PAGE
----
|Practices of Reading and Critical||1111ALCR|
|1||Undergraduate||Communication Sciences||6 ects|
|Learning Period:||Language of Instruction:||Total Hours:|
|Learning Outcomes of the Curricular Unit:|
|It is the purpose of this curricular unit to encourage the reading of non-technical works related to the scientific area of communication sciences, thus promoting and stimulating the tools for undertaking a critical analysis of the texts at stake, with a view to complementing the already existing abilities of textual interpretation and analysis, expanding them to the universe of literary texts where the different components of communication sciences are displayed, namely in the areas of social sciences and humanities.|
|1.Reading as hermeneutical process|
1.1. The distinctive characteristics of the literary text
1.2. The concept of literary genre
1.3. Literary criticism: different methods and approaches
2. The different areas of communication sciences as portrayed in literature
2.1. Critical reading and analysis of literary works with a focus on journalism
2.2. Critical reading and analysis of literary works with a focus on advertising and marketing
|Demonstration of the Syllabus Coherence with the Curricular Unit's Objectives:|
|For COM students, it is paramount to be able to understand and identify every text they come across, inasmuch that each of them presents different communicational purposes. Communication Sciences, in all their forms, are a fundamental part of our daily lives and also indissociable from our culture, permeating different literary texts. In this c.u., which aims to endow the students with the necessary conceptual tools to undertake a literary analysis of such texts, a more abstract form of reflection is promoted, deriving from the presence of media studies in literary culture and the forms these are portrayed in literary works. After an initial theoretical approach, students will be able to reflect on the proposed texts, thus reinforcing their writing skills by means of the elaboration of critical analyses on the diverse forms literary works mirror the performance and the consequences of our daily cohabitation with the practical manifestations of the media.|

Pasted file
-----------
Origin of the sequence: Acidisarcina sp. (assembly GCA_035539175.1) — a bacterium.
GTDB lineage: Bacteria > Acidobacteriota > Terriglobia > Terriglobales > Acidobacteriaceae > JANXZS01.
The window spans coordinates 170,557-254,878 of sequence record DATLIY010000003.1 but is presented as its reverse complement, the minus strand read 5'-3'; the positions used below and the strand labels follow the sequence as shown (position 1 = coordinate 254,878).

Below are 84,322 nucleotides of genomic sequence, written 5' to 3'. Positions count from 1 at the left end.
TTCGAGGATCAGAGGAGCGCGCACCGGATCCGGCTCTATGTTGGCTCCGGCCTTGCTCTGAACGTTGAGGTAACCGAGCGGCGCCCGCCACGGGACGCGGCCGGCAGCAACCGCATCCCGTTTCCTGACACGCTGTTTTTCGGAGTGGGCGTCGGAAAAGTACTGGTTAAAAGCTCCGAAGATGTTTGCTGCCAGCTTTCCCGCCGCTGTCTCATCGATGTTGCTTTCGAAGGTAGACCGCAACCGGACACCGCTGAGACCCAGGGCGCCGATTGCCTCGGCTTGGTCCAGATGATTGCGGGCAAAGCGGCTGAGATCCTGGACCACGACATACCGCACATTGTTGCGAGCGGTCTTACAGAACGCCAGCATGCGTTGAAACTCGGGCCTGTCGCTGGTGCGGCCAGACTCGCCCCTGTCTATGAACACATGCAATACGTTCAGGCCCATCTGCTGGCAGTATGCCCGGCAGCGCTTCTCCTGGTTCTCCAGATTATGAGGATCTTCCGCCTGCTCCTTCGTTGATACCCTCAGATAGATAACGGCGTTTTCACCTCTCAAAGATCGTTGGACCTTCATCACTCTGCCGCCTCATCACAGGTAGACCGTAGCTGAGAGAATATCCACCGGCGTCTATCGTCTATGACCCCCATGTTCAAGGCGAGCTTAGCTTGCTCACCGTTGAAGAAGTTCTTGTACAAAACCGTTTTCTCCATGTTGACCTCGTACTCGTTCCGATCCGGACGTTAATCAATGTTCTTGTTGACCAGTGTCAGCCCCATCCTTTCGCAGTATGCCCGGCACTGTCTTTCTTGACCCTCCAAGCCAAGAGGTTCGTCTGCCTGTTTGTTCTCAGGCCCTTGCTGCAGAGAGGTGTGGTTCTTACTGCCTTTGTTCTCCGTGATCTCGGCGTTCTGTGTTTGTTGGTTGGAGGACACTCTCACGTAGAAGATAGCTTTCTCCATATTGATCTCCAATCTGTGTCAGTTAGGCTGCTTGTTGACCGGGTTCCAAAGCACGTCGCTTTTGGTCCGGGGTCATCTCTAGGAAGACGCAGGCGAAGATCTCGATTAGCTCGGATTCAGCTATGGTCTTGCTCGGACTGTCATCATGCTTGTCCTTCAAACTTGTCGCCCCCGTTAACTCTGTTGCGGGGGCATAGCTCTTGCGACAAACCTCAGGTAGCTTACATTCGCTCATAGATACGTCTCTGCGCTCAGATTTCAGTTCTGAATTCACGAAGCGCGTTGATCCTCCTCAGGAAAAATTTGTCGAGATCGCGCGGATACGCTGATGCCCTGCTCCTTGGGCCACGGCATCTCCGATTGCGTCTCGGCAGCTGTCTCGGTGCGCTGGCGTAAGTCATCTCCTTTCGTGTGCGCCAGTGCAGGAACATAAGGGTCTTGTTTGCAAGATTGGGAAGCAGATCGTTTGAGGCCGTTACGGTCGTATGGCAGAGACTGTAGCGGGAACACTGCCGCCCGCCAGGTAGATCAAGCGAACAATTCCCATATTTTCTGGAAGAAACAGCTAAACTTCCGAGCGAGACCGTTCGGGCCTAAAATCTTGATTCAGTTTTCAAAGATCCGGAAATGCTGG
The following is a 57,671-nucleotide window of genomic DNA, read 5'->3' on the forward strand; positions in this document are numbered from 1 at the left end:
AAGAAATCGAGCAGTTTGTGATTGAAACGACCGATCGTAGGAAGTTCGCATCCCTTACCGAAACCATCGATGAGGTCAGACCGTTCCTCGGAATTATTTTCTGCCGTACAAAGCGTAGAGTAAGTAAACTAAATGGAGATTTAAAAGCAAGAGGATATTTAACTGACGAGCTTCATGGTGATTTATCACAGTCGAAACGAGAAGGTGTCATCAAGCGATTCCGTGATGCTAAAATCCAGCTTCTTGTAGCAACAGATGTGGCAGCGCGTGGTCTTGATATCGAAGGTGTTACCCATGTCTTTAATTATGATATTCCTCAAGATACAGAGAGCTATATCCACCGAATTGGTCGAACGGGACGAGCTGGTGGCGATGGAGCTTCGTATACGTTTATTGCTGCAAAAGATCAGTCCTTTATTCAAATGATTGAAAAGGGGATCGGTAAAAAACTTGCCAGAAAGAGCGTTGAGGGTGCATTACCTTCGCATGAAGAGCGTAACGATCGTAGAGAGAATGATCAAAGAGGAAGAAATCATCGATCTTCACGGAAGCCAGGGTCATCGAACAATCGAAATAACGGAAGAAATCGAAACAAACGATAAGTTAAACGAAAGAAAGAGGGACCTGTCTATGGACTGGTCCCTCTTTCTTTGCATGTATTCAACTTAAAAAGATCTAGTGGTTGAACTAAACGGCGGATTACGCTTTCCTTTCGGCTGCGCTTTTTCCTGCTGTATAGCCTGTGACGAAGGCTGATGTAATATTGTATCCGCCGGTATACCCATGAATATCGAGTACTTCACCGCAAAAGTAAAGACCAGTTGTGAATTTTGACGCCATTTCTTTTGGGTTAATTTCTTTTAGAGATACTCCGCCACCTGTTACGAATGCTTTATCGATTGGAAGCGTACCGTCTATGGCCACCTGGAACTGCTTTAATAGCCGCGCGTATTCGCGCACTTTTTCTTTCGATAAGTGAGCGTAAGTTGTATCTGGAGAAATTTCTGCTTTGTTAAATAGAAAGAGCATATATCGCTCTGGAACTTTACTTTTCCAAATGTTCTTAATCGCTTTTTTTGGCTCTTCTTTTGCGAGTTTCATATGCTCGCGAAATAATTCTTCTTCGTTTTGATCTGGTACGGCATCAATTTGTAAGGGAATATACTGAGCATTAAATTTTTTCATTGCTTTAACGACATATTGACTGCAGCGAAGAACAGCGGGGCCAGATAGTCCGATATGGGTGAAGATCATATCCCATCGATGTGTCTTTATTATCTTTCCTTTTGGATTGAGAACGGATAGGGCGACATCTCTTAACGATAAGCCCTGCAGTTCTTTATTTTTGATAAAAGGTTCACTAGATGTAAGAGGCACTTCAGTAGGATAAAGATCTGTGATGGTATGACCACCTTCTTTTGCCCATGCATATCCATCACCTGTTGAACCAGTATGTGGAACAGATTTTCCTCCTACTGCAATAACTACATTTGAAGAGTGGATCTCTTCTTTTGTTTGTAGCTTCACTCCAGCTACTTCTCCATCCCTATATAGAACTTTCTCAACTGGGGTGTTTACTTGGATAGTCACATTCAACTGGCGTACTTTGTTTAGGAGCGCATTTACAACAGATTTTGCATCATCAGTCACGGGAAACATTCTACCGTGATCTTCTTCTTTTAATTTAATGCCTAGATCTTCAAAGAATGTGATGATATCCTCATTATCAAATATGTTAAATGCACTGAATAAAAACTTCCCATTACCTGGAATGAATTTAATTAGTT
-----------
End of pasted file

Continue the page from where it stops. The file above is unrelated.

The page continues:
|Teaching Methodologies (Including Evaluation):|
|Continuous assessment OR exam|
Classes are theoretical and practical, based on lectures and student participation in the different tasks proposed. Continuous assessment consists of one written test and an oral presentation in class based on a research project (50% for each element). Both assessment moments are compulsory.
When the c.u. is not undertaken in continuous assessment, the student can take the final exam.
|Demonstration of the Coherence between the Teaching Methodologies and the Learning Outcomes:|
|The methodologies adopted emphasize both the theoretical and the practical ways of learning. For the first part of the programme, classes will be focused on theoretical issues, which will provide the student with a deeper understanding of literature and the process of literary criticism. In order to achieve this purpose, excerpts of canonical theoretical works will be analysed in class. For the second part of the programme, students will be asked to use the analytical tools acquired by producing written analyses of the diverse literary texts proposed to them. In this manner, it will be possible to strengthen the perception of literary text as a fundamental cultural vehicle for the understanding and systematic reflection of communicational phenomena.|
|Bakhtin, M.M. (1983) The Dialogic Imagination: Four Essays. University of Texas.|
Barthes, R. (1977) Image-Music-Text. Hill and Wang Ed.
Bloom, H. (1973)  The Anxiety of Influence. Oxford University Press.
Bloom, H. (1994) The Western Canon. Houghton Mifflin Harcourt.
Bloom, H. (2001) How to Read and Why. Scribner.
Fish, S. (1982) Is There a Text in This Class? The Authority of Interpretive Communities. Harvard U.P.
Frye, Northrop (1957)  Anatomy of Criticism. Princeton U.P.
Poe, E.A.  The Raven: With The Philosophy of Composition. Northeastern University Press.
Russell, D.A. & Winterbottom, M. (eds) (2008) Classical Literary Criticism. Oxford University Press.
Smith-Laing, T. (2018) Michel Foucault’s What is an Author? Macat Library.
|Lecturer (* Responsible):|
|Elsa Simões (firstname.lastname@example.org)|